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What is Play Therapy?

[Parts of this section are adapted from VanFleet, 1998, A Parent's Guide to Filial Therapy. Printed in VandeCreek, Knapp, & Jackson (Eds.), Innovations in Clinical Practice: A Source Book (vol. 16). Sarasota, FL: Professional Resource Press, PO Box 15560, Sarasota, FL 34277.] 

Play therapy is a type of mental health, educational, or developmental intervention that is designed to help children grow up as happy and well-adjusted as possible. It involves the use of play to communicate with children and to help children learn to solve problems and change their negative behaviors. Sometimes it involves the entire family finding new coping tools and accepting the differences in each individual.
At first, you might wonder why anyone would suggest play as a way to overcome children's problems.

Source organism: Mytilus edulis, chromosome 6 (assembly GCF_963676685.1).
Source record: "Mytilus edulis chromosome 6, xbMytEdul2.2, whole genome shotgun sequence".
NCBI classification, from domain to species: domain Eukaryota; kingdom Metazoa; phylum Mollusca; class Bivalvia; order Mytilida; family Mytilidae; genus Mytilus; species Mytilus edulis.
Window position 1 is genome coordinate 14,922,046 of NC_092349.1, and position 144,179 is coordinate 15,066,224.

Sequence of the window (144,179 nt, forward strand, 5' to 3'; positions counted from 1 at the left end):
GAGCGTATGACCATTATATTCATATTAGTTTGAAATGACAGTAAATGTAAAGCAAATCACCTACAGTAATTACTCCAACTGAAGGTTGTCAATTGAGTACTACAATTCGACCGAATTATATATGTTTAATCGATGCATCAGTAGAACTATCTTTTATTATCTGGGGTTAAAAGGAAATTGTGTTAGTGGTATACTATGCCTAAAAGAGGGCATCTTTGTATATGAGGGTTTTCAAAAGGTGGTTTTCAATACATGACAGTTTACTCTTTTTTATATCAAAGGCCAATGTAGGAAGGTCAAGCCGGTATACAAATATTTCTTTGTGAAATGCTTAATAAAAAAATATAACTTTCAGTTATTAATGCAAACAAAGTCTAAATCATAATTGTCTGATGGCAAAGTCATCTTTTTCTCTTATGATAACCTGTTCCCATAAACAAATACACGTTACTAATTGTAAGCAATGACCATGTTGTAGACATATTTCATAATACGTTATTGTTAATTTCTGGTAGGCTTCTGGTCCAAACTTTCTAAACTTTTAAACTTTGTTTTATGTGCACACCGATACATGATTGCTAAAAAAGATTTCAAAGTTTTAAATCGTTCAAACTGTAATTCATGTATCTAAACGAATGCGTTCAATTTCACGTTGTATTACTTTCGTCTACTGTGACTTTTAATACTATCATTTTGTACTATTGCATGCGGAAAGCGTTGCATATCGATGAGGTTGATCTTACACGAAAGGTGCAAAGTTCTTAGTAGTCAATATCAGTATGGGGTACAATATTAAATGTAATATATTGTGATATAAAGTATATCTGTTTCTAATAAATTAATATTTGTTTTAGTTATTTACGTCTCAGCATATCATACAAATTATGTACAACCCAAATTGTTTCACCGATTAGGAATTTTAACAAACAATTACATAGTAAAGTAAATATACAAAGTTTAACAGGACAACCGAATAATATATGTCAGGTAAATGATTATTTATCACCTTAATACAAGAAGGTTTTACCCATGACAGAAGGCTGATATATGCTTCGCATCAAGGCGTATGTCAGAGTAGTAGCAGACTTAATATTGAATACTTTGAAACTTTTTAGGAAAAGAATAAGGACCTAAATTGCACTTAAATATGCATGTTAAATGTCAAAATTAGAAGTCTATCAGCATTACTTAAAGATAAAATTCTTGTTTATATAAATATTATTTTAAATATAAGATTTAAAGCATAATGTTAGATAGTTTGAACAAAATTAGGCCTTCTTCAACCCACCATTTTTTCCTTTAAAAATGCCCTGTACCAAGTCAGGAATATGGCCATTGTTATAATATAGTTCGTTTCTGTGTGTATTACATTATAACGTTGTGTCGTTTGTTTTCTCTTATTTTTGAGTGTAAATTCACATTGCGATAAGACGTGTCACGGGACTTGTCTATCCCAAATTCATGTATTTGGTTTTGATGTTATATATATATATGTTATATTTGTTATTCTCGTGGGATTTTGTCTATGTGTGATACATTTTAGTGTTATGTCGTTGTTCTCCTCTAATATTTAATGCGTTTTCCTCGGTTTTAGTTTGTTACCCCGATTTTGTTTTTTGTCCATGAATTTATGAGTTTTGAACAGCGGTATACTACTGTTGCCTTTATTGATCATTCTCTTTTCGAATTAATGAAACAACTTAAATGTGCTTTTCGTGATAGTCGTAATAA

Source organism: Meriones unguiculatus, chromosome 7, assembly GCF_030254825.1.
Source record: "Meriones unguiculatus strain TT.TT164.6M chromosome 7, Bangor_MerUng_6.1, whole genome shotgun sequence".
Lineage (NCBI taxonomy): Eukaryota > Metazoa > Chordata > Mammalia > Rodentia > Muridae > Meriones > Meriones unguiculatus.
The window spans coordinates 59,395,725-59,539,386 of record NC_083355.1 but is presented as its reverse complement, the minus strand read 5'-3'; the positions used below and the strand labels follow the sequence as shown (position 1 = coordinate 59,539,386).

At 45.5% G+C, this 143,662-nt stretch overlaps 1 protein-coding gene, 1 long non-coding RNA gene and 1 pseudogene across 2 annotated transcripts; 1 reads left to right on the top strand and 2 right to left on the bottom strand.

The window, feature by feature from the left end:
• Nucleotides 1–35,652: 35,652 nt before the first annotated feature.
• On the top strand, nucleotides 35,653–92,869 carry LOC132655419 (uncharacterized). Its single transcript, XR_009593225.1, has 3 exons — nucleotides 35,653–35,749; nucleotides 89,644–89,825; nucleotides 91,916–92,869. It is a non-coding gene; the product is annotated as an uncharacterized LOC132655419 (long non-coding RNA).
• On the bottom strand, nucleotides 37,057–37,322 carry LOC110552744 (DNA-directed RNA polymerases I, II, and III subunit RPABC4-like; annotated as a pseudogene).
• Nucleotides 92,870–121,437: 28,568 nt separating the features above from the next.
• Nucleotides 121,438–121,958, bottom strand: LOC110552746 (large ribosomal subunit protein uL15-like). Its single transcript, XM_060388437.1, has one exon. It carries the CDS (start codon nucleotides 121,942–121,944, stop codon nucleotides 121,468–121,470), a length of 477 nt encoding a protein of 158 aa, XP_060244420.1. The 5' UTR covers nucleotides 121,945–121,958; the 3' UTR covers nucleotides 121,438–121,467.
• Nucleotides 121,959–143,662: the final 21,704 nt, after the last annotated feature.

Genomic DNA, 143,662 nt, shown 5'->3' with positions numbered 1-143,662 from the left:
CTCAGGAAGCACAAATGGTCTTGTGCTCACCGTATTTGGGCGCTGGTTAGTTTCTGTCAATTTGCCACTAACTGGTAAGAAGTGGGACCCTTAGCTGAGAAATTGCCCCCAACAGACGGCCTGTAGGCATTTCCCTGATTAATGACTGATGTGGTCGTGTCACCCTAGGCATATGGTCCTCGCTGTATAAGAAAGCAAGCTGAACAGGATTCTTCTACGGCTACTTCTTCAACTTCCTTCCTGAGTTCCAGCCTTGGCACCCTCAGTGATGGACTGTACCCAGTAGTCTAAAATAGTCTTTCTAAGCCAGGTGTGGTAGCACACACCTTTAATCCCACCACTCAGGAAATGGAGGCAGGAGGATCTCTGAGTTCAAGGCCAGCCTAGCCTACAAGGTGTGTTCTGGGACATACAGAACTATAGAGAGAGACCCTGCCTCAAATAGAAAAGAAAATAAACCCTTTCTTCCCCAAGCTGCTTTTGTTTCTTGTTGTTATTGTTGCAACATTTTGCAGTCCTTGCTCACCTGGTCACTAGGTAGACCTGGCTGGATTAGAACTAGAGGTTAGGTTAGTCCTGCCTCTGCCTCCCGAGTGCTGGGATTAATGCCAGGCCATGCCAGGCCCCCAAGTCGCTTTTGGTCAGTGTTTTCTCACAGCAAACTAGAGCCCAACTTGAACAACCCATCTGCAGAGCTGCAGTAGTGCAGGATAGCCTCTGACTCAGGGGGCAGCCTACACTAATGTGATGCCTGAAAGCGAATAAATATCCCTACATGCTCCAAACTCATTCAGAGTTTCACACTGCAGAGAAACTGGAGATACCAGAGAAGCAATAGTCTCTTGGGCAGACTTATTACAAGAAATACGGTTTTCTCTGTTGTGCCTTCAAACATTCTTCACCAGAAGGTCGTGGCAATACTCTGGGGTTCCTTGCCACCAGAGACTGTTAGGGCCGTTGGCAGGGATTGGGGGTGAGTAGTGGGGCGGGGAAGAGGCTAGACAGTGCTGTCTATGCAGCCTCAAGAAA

Here's why play therapy is often recommended for children:


Play is the primary way that children... 

• learn about the world

• understand how different things work

• express their thoughts and feelings

• develop their physical skills

• develop their mental skills

• develop effective social skills and bonds.

As children grow, their use of language becomes more sophisticated, but throughout childhood, they usually express much more of themselves in their play. We can understand our children better if we understand their play. By watching children play we often learn more about their thoughts, feelings, motivations, and struggles than by talking with them! Play has been called the "language of childhood," so if we re-learn that language, it can help us build even stronger relationships with our children. Play is not something trivial; on the contrary, it is one of the most critical elements of healthy child development!  It can also help Adults! 

Links to explore:

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